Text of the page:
The Buck Stops Where?
by Father Christopher Slattery - Summer 2001

“Somehow we have lost our way.”

When asked to submit this article for The Latin Mass magazine, I was more than a little hesitant. My interest in the subject, however, convinced me to accept the invitation. The topic was a challenge, and fairly intimidating. I determined to approach it by musing and reflecting on my own life in the priesthood these past twenty-five years. This, therefore, will not be the polished product of a scholar, but rather the thoughts of a veteran of both the “trenches” and the “sidelines.” Some of what I write will upset a goodly number.

I wasn’t certain where I would begin, until someone jarred memories of my father, deceased now many years. Something he used to say fairly often to us as we grew and matured came back to me. I was able to be at home with my folks intermittently during my dad’s final illness. We were watching the evening news and the broadcast included what is now a tragically familiar type of clerical scandal in our diocese. What made it more painful was that it involved our old parish. Dad was visibly angry and deeply disturbed. In his own quiet way he deeply loved the Church and his faith. His common sense questions and commentary continued through the broadcast that related one ecclesiastical blunder after another.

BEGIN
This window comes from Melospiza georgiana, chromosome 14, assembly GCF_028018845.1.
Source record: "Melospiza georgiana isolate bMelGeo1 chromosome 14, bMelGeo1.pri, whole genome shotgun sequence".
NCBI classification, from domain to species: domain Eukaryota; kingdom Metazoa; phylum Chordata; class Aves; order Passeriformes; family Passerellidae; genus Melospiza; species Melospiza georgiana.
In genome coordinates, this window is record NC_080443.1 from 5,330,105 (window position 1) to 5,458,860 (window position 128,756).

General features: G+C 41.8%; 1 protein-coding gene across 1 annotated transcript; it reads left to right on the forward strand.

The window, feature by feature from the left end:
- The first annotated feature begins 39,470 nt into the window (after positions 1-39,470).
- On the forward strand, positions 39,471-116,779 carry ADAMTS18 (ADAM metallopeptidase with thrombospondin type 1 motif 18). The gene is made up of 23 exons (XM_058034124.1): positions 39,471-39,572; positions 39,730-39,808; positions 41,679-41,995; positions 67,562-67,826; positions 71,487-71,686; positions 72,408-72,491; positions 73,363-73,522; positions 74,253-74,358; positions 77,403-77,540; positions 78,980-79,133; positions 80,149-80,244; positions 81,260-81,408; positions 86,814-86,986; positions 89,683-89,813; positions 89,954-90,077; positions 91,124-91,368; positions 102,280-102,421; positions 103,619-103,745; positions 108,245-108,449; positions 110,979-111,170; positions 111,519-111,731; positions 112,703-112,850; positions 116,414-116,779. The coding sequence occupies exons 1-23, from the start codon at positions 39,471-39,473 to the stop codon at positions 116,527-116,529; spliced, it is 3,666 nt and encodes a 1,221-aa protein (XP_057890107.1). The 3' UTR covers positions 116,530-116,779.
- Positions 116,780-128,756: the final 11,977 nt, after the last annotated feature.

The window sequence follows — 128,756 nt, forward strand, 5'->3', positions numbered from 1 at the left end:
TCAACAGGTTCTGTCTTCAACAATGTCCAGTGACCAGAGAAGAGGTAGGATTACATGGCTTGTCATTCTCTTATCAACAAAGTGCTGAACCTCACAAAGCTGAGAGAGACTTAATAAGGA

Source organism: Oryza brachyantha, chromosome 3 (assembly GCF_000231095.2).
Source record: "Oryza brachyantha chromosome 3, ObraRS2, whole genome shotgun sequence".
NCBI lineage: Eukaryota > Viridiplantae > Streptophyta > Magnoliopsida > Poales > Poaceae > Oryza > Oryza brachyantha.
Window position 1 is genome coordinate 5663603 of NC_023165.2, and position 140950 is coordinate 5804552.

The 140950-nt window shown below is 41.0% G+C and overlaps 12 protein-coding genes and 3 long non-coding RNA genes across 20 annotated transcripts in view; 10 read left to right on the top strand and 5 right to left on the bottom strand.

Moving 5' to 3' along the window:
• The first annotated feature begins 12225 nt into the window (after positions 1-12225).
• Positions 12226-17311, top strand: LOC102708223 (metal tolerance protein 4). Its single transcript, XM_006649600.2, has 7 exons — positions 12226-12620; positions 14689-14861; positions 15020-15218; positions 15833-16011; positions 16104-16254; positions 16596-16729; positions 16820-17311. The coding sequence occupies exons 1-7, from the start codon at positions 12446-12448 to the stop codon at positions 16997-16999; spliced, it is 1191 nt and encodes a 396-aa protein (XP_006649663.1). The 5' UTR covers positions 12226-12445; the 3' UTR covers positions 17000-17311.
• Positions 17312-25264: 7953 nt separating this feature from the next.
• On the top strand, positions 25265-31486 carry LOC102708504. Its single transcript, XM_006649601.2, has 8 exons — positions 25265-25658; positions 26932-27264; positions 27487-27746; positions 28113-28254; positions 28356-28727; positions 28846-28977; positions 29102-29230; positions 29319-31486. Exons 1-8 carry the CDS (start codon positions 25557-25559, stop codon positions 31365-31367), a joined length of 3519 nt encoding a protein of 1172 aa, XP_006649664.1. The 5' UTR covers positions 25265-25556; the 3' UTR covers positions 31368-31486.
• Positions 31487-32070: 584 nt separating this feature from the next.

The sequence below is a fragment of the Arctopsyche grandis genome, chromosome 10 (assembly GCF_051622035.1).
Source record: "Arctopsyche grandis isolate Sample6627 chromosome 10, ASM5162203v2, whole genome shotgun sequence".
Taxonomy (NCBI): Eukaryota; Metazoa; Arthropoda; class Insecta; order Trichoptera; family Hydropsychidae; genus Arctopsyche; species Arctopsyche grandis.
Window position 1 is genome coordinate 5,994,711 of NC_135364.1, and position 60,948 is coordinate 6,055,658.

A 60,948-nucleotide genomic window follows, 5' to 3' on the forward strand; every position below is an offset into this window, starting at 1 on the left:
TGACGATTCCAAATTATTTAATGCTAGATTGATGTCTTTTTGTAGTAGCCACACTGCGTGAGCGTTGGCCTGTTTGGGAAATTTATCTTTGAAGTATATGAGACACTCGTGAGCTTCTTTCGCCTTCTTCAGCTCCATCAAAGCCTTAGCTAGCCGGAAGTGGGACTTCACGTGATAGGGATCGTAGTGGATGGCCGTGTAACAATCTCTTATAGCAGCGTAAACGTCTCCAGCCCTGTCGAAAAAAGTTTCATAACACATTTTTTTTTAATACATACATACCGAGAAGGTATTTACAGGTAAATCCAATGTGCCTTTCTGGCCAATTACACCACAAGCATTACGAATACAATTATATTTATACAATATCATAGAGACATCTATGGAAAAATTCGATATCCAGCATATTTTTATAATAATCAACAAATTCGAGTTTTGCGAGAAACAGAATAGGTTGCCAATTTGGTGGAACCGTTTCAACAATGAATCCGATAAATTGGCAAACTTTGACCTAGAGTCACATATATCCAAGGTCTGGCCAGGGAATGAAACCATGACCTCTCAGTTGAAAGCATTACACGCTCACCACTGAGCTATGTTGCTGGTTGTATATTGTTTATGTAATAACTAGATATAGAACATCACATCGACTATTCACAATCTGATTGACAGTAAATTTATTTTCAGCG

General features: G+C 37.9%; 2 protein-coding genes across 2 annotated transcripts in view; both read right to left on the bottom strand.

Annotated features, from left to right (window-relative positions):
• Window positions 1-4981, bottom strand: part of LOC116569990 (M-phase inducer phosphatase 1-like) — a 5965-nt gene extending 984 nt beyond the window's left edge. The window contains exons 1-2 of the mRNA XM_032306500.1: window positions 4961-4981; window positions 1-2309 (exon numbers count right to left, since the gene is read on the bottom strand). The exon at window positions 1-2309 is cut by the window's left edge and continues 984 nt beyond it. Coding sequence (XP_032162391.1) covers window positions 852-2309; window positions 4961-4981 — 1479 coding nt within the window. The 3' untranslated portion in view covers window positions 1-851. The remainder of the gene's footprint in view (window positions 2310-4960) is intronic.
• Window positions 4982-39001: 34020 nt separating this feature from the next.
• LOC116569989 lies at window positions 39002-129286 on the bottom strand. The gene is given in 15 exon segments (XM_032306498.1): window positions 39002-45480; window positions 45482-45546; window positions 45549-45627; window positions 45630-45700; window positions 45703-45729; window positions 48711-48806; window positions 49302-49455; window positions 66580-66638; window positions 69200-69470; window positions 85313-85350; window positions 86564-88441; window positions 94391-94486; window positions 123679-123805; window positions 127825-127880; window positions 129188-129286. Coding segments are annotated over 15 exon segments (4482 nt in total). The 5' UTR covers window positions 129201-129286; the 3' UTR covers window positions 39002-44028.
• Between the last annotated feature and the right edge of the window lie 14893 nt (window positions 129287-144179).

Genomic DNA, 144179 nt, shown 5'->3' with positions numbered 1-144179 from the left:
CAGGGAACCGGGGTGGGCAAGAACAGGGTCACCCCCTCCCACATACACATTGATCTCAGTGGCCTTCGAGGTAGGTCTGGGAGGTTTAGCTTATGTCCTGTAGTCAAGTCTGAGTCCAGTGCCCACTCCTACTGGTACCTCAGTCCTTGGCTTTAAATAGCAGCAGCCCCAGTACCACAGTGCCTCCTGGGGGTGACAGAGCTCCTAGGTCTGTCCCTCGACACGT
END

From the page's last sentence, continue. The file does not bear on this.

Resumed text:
I attempted to calm him with what I knew in my heart were bland platitudes and excuses. In the face of his simple logic, the common sense of the common man in the pew, I was silenced and remained mute as he verbally rejected my effort to diffuse his outrage with my feeble “party line.” He concluded with an impassioned plea for sanity and some reasonable holiness and honesty in the Church with words similar to these: “I always raised you kids with a keen sense of responsibility. If anything went wrong in this household the buck stopped here…with me. For good or for bad I have the duty and obligation to be answerable for the stewardship of my family. You can always run from it, but you cannot hide. And for all of you, and for your mom and me, the buck stops here,” as he pointed to himself, well on his way to eternity.